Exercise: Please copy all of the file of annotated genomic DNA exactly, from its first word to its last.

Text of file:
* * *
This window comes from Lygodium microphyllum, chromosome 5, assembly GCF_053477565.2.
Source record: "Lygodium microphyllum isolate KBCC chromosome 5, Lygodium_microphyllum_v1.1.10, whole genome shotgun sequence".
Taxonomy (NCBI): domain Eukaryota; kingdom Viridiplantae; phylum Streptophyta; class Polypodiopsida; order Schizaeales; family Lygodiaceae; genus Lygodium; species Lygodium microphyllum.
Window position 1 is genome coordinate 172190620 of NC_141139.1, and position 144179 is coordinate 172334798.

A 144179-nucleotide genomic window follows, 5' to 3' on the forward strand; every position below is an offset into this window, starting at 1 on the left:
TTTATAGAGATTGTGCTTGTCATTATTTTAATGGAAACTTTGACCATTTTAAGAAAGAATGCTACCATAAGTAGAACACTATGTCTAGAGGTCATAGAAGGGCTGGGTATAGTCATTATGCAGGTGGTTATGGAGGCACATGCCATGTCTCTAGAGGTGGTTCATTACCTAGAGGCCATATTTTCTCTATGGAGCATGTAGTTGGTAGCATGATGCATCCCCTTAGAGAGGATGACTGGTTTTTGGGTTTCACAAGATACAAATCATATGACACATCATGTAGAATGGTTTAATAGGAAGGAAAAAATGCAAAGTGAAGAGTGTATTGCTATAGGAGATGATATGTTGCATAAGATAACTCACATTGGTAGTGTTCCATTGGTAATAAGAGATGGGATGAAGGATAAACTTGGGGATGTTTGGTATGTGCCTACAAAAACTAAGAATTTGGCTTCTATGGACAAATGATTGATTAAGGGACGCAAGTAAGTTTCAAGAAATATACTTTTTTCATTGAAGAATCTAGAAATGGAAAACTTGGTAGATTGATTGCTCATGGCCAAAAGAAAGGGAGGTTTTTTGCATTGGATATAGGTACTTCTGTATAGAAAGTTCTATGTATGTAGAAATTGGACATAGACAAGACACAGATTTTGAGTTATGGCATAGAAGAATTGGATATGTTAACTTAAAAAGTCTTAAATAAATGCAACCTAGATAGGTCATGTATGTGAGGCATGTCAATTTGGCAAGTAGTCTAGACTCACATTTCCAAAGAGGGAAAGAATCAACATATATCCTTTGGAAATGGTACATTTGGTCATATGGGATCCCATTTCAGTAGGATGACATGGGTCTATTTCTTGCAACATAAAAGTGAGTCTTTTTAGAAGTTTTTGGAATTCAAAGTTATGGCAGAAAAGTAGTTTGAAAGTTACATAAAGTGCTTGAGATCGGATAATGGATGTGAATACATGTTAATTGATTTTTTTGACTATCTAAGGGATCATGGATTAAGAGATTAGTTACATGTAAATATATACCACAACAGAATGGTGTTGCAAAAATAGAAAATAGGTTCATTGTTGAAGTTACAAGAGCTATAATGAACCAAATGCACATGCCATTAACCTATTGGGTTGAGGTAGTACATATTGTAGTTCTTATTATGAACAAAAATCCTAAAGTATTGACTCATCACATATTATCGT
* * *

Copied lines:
This window comes from Lygodium microphyllum, chromosome 5, assembly GCF_053477565.2.
Source record: "Lygodium microphyllum isolate KBCC chromosome 5, Lygodium_microphyllum_v1.1.10, whole genome shotgun sequence".
Taxonomy (NCBI): domain Eukaryota; kingdom Viridiplantae; phylum Streptophyta; class Polypodiopsida; order Schizaeales; family Lygodiaceae; genus Lygodium; species Lygodium microphyllum.
Window position 1 is genome coordinate 172190620 of NC_141139.1, and position 144179 is coordinate 172334798.

A 144179-nucleotide genomic window follows, 5' to 3' on the forward strand; every position below is an offset into this window, starting at 1 on the left:
TTTATAGAGATTGTGCTTGTCATTATTTTAATGGAAACTTTGACCATTTTAAGAAAGAATGCTACCATAAGTAGAACACTATGTCTAGAGGTCATAGAAGGGCTGGGTATAGTCATTATGCAGGTGGTTATGGAGGCACATGCCATGTCTCTAGAGGTGGTTCATTACCTAGAGGCCATATTTTCTCTATGGAGCATGTAGTTGGTAGCATGATGCATCCCCTTAGAGAGGATGACTGGTTTTTGGGTTTCACAAGATACAAATCATATGACACATCATGTAGAATGGTTTAATAGGAAGGAAAAAATGCAAAGTGAAGAGTGTATTGCTATAGGAGATGATATGTTGCATAAGATAACTCACATTGGTAGTGTTCCATTGGTAATAAGAGATGGGATGAAGGATAAACTTGGGGATGTTTGGTATGTGCCTACAAAAACTAAGAATTTGGCTTCTATGGACAAATGATTGATTAAGGGACGCAAGTAAGTTTCAAGAAATATACTTTTTTCATTGAAGAATCTAGAAATGGAAAACTTGGTAGATTGATTGCTCATGGCCAAAAGAAAGGGAGGTTTTTTGCATTGGATATAGGTACTTCTGTATAGAAAGTTCTATGTATGTAGAAATTGGACATAGACAAGACACAGATTTTGAGTTATGGCATAGAAGAATTGGATATGTTAACTTAAAAAGTCTTAAATAAATGCAACCTAGATAGGTCATGTATGTGAGGCATGTCAATTTGGCAAGTAGTCTAGACTCACATTTCCAAAGAGGGAAAGAATCAACATATATCCTTTGGAAATGGTACATTTGGTCATATGGGATCCCATTTCAGTAGGATGACATGGGTCTATTTCTTGCAACATAAAAGTGAGTCTTTTTAGAAGTTTTTGGAATTCAAAGTTATGGCAGAAAAGTAGTTTGAAAGTTACATAAAGTGCTTGAGATCGGATAATGGATGTGAATACATGTTAATTGATTTTTTTGACTATCTAAGGGATCATGGATTAAGAGATTAGTTACATGTAAATATATACCACAACAGAATGGTGTTGCAAAAATAGAAAATAGGTTCATTGTTGAAGTTACAAGAGCTATAATGAACCAAATGCACATGCCATTAACCTATTGGGTTGAGGTAGTACATATTGTAGTTCTTATTATGAACAAAAATCCTAAAGTATTGACTCATCACATATTATCGT